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Indeterminate Forms

  1. Aug 11, 2006 #1
    Why is [tex]1^\infty[/tex] an indeterminate form? If you keep multiplying 1 by itself doesn't the answer stay 1?
  2. jcsd
  3. Aug 11, 2006 #2
    It is an indeterminate form because [tex]0 . \infty[/tex] is.

    Try to take the "logarithm of [tex]1^\infty[/tex]".

    Obviously it is not a proof.
    It is only a mnemonic trick.
    Last edited: Aug 11, 2006
  4. Aug 11, 2006 #3


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    [tex]\lim_{x\rightarrow \infty} 1^x=1[/tex].

    But consider a case like

    [tex]\lim_{x\rightarrow \infty} (1+\frac{1}{x})^{e^{x^5}}[/tex]

    1+1/x goes to 1, but does it so converges much slower than exp(x^5) goes to infinity! So if you think about it this way, maybe you see that it makes sense that sometimes a limit of the "form" [itex]1^{\infty}[/tex] will diverge, and some other times, it will behave and go to 1.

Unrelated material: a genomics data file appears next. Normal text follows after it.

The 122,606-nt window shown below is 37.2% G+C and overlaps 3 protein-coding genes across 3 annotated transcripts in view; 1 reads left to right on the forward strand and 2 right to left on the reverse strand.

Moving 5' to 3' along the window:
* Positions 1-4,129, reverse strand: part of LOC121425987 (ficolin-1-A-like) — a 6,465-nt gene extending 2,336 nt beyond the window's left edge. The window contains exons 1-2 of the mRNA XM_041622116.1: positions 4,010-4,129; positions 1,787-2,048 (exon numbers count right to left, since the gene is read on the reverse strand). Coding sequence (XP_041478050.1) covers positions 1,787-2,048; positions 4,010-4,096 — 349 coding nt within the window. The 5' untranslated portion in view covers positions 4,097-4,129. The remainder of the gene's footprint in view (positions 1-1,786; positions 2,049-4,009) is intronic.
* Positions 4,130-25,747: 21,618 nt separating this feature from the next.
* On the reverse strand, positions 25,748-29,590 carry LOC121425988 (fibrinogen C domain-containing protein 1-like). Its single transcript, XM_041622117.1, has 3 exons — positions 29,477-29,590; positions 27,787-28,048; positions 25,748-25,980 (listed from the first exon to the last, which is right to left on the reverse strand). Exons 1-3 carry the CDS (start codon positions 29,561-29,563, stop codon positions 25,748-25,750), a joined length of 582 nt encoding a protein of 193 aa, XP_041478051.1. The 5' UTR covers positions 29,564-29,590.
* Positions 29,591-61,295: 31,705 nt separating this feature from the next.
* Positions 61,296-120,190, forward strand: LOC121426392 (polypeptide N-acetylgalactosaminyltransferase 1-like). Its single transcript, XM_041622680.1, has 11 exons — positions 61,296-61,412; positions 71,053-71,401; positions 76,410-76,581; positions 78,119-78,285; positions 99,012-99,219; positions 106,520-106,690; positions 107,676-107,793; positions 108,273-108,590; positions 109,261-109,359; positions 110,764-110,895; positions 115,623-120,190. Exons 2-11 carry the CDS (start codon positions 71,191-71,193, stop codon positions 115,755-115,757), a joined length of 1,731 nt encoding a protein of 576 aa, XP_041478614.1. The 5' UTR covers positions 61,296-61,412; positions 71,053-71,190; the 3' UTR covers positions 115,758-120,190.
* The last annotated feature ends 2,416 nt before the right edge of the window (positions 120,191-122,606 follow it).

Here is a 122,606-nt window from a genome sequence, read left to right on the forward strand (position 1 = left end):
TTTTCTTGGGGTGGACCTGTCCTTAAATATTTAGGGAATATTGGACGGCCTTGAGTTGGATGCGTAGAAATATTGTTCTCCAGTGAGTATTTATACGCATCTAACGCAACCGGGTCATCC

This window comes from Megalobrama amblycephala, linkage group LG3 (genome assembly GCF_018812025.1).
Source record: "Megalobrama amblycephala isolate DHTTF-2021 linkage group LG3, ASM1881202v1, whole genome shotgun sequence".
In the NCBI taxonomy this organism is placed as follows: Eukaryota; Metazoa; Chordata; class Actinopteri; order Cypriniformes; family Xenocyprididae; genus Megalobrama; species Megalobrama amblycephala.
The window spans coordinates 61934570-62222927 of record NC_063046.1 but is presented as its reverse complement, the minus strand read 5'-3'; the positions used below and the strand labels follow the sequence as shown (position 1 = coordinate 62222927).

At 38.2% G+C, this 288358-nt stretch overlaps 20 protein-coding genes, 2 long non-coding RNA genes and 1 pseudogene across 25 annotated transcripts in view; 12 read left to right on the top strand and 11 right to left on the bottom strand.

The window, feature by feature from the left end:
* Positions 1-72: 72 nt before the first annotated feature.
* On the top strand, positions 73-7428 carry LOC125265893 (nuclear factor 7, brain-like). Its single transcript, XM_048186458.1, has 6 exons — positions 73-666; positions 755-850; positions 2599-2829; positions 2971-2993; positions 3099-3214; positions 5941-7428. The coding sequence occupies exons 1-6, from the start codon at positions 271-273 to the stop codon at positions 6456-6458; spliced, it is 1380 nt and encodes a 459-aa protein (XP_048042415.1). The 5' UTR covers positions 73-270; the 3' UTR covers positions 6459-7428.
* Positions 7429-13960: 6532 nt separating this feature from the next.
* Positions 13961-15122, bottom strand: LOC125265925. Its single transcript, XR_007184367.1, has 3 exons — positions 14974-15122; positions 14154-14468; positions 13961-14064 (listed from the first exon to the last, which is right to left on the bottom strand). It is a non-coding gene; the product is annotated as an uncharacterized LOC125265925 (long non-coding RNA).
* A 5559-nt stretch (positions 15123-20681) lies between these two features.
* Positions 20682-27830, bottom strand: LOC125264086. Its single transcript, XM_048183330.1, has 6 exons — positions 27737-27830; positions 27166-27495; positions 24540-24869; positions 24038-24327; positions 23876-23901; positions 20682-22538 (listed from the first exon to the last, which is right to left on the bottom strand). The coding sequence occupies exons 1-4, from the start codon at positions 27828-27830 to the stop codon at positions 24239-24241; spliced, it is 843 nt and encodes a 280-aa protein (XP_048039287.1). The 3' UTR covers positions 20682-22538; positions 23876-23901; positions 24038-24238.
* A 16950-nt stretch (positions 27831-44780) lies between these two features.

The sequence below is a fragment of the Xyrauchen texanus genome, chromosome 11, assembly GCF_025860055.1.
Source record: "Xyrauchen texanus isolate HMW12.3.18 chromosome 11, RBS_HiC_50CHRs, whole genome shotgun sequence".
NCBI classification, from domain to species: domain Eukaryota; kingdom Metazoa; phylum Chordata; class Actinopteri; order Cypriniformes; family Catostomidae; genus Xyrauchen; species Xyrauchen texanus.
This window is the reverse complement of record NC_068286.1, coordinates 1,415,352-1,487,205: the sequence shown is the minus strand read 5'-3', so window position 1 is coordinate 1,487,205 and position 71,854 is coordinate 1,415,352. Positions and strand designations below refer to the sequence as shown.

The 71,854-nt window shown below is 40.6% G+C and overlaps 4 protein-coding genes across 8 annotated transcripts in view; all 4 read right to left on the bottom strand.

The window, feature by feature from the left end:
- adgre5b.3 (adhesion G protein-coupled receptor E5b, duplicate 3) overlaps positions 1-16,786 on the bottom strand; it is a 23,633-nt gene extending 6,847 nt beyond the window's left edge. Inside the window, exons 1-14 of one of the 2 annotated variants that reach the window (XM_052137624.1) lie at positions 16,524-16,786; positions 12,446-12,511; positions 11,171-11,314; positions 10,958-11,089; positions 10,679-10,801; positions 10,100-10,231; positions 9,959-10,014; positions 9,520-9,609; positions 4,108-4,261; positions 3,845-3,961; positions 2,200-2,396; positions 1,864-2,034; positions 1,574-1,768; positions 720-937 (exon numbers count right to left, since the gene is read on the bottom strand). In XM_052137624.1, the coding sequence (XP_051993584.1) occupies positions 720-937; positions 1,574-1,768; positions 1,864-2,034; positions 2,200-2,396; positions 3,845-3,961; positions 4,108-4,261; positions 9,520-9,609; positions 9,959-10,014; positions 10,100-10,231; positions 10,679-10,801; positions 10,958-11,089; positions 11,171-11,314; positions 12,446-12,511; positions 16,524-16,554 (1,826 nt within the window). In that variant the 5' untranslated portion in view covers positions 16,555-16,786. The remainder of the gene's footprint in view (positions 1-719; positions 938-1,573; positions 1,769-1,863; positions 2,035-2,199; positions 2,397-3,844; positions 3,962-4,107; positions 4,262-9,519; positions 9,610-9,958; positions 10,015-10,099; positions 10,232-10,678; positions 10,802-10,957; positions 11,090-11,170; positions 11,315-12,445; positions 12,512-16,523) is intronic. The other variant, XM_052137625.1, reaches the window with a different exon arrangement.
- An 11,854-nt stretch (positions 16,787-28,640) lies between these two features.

Maybe in some cases, the limit will converge to a value that is not 1? Can someone provide an exemple?
    Last edited: Aug 11, 2006
  5. Aug 11, 2006 #4
    And, obviously,

    [tex]\lim_{x\rightarrow \infty} 0 x = 0[/tex]

    [tex]\lim_{x\rightarrow \infty} (\cos(1/x^2))^{x^4}[/tex]
    Last edited: Aug 11, 2006
  6. Aug 11, 2006 #5
    Yeah, that's what I was talking about. I know that the form [tex]1^{\infty}[/tex] has many different values; I wanted to know why.
    Can you run through the "converging at different speeds" bit a lot slower (pun unintended, but noted and pride taken)?
  7. Aug 11, 2006 #6


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    I started writing an explanation of the concept of speed convergence, but in the middle of it, I realized that I'm too unsure about too many points, and the explanation is unnecessarily too blurry imo. So I'll let someone more qualified answer.

    Informally, the concept of speed convergence is incarnated in L'Hospital's rule: if both f and g go to infinity, then the limit of their ratio is determined by the ratio of their speed (derivative) at infinity.
    Last edited: Aug 11, 2006
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